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7 days + nights: 7th - 13th January

Tommy Tiernan, Vicar Street, Dublin 2

Enough already. We've been morally indignant about Tommy Tiernan for a more than sufficient period. It's time to let the dust settle and for everyone to remember that, apart from the most impossibly stupid throwaway comment that incurred the wrath of pretty much the whole world, this Navan man is first and foremost a cracking comedian. And he's in tip-top form with this new show that went down a stormer at the Edinburgh Fringe last year. Crooked Man promises to see Tiernan getting in tune with his deepest, darkest and most embarrassing thoughts, the perils of turning 40 and all the typically insane and eclectic subjects he is so good at exploring. Tiernan's taking up residency in Vicar Street for a string of nights this month, so take this opportunity to see someone who can be one of the very best in the business.



Sex, Lies and the KKK, The Mill Theatre, Dundrum

True story -- the night Barack Obama was elected US President, Abie Philbin Bowman found himself interviewing the Ku Klux Klan live on air for his Galway radio show. His logic for this sideways look at such a major moment in American political history? "I hate the Nazis, but I'd love to have interviewed Hitler, as the Allied tanks rolled into Berlin." He gave them plenty of rope and they proceeded to lynch themselves, providing much rich fodder for the reliably taboo-smashing Dublin comedian. Direct from Los Angeles and Edinburgh, this new show, Sex, Lies & the KKK, asks "was Jesus mixed-race? Are we all bisexual? And is the Pope the ultimate Bond Villain?" It's all very well to ruffle feathers in faraway lands, but how will Abie fare when he asks the dangerous questions in front of his friends and neighbours? This promises to be a cracking show, as he's sure to roll out only his most successful gags.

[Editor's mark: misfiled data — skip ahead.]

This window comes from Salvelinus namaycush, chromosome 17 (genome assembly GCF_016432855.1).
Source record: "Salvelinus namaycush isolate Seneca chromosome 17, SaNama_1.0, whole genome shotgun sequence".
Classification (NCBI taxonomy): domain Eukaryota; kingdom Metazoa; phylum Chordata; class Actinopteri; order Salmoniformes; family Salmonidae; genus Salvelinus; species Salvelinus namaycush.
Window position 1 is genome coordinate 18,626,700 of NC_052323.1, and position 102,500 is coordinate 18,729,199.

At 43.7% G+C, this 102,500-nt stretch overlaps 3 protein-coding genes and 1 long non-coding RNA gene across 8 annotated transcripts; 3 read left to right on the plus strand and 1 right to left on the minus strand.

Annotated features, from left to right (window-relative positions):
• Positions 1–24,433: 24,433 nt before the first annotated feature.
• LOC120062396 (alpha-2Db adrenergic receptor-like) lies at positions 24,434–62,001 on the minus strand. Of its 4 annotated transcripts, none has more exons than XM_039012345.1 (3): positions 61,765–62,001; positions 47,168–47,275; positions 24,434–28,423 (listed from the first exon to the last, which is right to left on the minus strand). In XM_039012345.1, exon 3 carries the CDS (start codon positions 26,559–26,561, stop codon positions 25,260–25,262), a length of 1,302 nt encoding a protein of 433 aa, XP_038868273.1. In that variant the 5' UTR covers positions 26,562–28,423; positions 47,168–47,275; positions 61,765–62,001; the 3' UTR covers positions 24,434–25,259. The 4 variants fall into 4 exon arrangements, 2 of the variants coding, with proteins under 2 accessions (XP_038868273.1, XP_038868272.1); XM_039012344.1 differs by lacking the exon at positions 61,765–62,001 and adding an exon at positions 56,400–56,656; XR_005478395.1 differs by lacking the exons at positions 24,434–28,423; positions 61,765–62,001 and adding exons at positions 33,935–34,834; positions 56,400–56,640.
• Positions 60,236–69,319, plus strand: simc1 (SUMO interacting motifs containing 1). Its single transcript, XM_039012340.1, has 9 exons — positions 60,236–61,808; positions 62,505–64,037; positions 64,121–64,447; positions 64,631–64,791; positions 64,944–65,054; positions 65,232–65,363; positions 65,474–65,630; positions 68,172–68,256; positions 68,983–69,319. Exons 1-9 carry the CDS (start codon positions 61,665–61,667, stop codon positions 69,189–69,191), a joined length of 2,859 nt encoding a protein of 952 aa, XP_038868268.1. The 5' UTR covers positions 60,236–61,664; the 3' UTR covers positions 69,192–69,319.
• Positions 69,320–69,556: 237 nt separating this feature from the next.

JLS, The O2, Dublin 1

For a while there it looked as if X Factor grads JLS had the boyband market to themselves. Of course, that was before a wrinkly but still loveable Take That came roaring back, making these fresh-faced newcomers seem callow and, well... boyish, by comparison. Still, they aren't ready to join 5ive, Blue and 911 in the dumper quite yet. With a loyal teenager fanbase and a convincingly slinky new album, Outta This World, Aston, Marvin, JB and Oritse clearly see themselves as in this for the long haul. Their confidence would seem well-placed: Outta performed strongly on its release in November, debuting at number two in the UK chart. In what may be an ominous sign of things to come, though, it was held off the top spot by -- them again -- Take That's Progress. Well, this authentic band of boys is in town for the first of two shows tonight.



The King's Speech, General Release

The kind of period drama the Brits do better than anyone else, Tom Hooper's The King's Speech examines the 1936 abdication crisis from the point of view of Edward VII's little brother, Bertie. Afflicted from childhood with a speech impediment, Bertie (Colin Firth) is chronically shy and has a dread of public engagements. But his wife, Elizabeth (Helena Bonham Carter), is determined to help him, and engages the services of an Australian speech therapist called Logue (Geoffrey Rush). And as the two men embark on a long and arduous treatment, the new king, Edward VII, has become fascinated by an American divorcee. Handsomely made and hugely entertaining, The King's Speech is full of good performances and is a strong Oscar contender.